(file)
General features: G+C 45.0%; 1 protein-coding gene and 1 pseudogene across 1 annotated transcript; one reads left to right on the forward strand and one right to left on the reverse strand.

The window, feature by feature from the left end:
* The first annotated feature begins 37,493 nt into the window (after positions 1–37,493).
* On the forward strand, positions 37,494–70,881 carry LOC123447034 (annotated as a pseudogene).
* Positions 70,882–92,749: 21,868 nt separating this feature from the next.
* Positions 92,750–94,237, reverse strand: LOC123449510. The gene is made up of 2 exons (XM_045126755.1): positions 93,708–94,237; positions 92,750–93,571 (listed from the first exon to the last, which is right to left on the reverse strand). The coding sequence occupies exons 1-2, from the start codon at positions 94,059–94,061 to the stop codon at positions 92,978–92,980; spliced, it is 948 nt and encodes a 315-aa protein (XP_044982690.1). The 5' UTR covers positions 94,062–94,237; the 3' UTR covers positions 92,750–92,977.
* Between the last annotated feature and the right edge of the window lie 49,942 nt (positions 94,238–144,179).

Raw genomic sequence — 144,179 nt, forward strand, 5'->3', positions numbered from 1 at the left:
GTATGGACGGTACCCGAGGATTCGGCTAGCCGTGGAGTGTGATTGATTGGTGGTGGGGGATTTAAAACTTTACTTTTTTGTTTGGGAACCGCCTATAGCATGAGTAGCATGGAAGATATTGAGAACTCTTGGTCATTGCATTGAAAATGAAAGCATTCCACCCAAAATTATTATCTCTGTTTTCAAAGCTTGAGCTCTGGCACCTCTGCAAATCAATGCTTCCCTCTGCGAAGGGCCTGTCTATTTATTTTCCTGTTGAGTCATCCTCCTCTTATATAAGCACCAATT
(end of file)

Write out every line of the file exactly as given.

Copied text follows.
General features: G+C 45.0%; 1 protein-coding gene and 1 pseudogene across 1 annotated transcript; one reads left to right on the forward strand and one right to left on the reverse strand.

The window, feature by feature from the left end:
* The first annotated feature begins 37,493 nt into the window (after positions 1–37,493).
* On the forward strand, positions 37,494–70,881 carry LOC123447034 (annotated as a pseudogene).
* Positions 70,882–92,749: 21,868 nt separating this feature from the next.
* Positions 92,750–94,237, reverse strand: LOC123449510. The gene is made up of 2 exons (XM_045126755.1): positions 93,708–94,237; positions 92,750–93,571 (listed from the first exon to the last, which is right to left on the reverse strand). The coding sequence occupies exons 1-2, from the start codon at positions 94,059–94,061 to the stop codon at positions 92,978–92,980; spliced, it is 948 nt and encodes a 315-aa protein (XP_044982690.1). The 5' UTR covers positions 94,062–94,237; the 3' UTR covers positions 92,750–92,977.
* Between the last annotated feature and the right edge of the window lie 49,942 nt (positions 94,238–144,179).

Raw genomic sequence — 144,179 nt, forward strand, 5'->3', positions numbered from 1 at the left:
GTATGGACGGTACCCGAGGATTCGGCTAGCCGTGGAGTGTGATTGATTGGTGGTGGGGGATTTAAAACTTTACTTTTTTGTTTGGGAACCGCCTATAGCATGAGTAGCATGGAAGATATTGAGAACTCTTGGTCATTGCATTGAAAATGAAAGCATTCCACCCAAAATTATTATCTCTGTTTTCAAAGCTTGAGCTCTGGCACCTCTGCAAATCAATGCTTCCCTCTGCGAAGGGCCTGTCTATTTATTTTCCTGTTGAGTCATCCTCCTCTTATATAAGCACCAATT